FIGS. 6a-6 k are represent eleven images p1-p11, where images p1-p6, shown in FIGS. 6a-6 f, are used in the photonics or photometric analysis, and images p6-p11, shown in FIGS. 6f-6 k, are used in the focus analysis;
FIG. 7 shows a pixel plot of line 235 of a CCD for the values between 128 and 508, in the horizontal location, for images p1, p6, and p11, shown in FIGS. 6a, 6 f and 6 k;
FIG. 7a is a graph showing local minima, local maxima, and inflection points.
FIGS. 8a-8 k show Table A, containing data from which the pixel plots of FIG. 7 are derived;
FIG. 9 is an edge histogram for images p1-p6, shown in FIGS. 6a-6 f;
FIGS. 10a-10 g show Table B which contains the population for each peak-to-peak value of each image p1-p6, and illustrated in FIG. 9;
FIG. 11 is a table showing the entropy score, maximum pixel value and minimum pixel value for each image p1-p6;
FIGS. 12a and 12 b are frequency histograms for images p6-p11, shown in FIGS. 6f-6 k, with FIG. 12b being an enlargement of a portion of FIG. 12a;
FIGS. 13a-13 g show Table C which contains the delta peak value of each image p6-p11;
FIG. 14 is a chart showing the entropy score, maximum pixel value and minimum pixel value for each image p6-p11;
FIG. 15 is a block diagram of the imager according to the present invention.
FIG. 16 is a graph of the illuminating parameters with a high gain on a data reflected surface;
FIG. 17 is a graph of the illuminating parameters with a middle gain on a dark reflected surface;
FIG. 18 is a graph of the illuminating parameters with a low gain on a dark reflected surface;
FIG. 19 is a graph of the illuminating parameters with a high gain on a shiny reflected surface;
FIG. 20 is a graph of the illuminating parameters with a middle gain on a shiny reflected surface; and
FIG. 21 is a graph of the illuminating parameter with a low gain on a shiny reflected surface.
The hand-held reader 10 shown in FIG. 1 is capable of reading coded symbologies omnidirectionally, and producing decoded data. The scanning device 10 is self-sufficient and does not require an external power source, except for host power provided through an interface cable 14. The scanner 10 can read both linear bar codes 40, as shown in FIG. 2, and matrix or 2D coded symbologies 54 as shown in FIG. 3.
The linear or 2D coded symbologies are standard symbologies well known in the art, and the decoding of them is similarly well known. However, unlike conventional scanners, the reader 10 of the present invention can read both types of symbologies, can operate over a wide range of distances, 1.5 to 16 inches, and is held-held. To achieve these results, the reader 10, upon activation by the user, must be able to target the coded symbology, determine the optimum illumination, determine the optimum focus, and make an image of the targeted coded symbology in an extremely short period of time in order to eliminate possible degrading variations.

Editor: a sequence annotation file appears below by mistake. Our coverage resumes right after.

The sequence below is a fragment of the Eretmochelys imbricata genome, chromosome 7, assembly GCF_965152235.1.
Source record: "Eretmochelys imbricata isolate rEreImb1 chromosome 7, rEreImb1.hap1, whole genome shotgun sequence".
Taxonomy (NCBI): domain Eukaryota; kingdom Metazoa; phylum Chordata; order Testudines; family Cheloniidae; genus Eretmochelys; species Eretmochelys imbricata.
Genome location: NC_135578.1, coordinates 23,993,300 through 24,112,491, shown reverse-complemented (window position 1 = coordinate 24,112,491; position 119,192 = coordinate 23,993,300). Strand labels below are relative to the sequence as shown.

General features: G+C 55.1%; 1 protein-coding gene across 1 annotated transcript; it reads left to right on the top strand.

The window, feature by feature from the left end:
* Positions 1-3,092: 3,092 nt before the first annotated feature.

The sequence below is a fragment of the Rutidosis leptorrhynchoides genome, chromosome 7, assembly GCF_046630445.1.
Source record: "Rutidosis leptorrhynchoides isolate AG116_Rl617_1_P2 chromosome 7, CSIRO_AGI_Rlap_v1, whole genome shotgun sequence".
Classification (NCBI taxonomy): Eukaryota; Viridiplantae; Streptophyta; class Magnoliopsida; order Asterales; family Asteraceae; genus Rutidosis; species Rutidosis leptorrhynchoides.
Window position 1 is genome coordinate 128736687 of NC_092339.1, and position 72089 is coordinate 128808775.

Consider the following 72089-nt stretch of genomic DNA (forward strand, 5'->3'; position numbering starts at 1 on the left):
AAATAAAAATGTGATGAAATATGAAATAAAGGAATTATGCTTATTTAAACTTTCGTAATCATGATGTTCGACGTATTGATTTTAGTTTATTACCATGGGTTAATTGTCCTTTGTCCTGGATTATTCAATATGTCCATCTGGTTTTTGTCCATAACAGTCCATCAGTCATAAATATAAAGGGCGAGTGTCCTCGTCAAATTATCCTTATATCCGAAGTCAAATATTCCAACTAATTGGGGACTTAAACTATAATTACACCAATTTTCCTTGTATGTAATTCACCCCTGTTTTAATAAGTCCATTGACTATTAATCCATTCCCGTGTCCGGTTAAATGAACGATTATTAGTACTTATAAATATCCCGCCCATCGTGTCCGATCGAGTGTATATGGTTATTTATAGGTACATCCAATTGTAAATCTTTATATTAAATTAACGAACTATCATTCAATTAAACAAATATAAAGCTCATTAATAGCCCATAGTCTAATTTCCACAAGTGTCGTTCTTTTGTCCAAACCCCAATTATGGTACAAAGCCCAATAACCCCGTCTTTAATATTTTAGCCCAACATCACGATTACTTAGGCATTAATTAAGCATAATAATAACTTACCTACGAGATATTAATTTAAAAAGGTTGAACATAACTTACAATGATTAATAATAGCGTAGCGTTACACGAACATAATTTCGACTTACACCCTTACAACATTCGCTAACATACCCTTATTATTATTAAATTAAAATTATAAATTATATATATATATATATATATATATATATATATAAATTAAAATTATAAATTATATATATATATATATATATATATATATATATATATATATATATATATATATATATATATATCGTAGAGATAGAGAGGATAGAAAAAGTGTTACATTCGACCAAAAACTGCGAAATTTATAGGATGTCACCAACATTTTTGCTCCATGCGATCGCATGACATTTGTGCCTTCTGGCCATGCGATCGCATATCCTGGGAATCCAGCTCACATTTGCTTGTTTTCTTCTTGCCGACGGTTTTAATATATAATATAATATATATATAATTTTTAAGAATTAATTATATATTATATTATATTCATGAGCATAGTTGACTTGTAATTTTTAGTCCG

For example as the user holds the reader 10 relative to a linear bar code 40 or a 2D coded symbology 54, the reader can move relative to the code thereby changing the focus, illumination and angle of the scanner relative to the code. By performing the entire image capture function as quickly as possible, from the moment targeting is achieved, such variables are minimized. How such rapid image focusing, illumination and capture are performed will be described in detail below.
The reader 10 includes an ergonomic housing 12 designed to fit comfortably in a user's hand. The reader 10 decodes the data, and forwards the decoded data to a computing device platform, such as a PDT, PLC or PC, which performs information gathering as one of its functions. A switch or trigger 15 protrudes through the top of the housing 12 for activation by the user's finger. Lights 18 and 20 are provided on the top of the housing 12 and indicate the active status and successful imaging of the coded symbology, respectively. Audible signals may also be provided.
The hand-held imager 10 utilizes an aiming device to locate the target symbologies in the field of view (FOV). The method of targeting is designed to minimize power consumption. A programmable two-phase trigger is used to acquire the target symbology.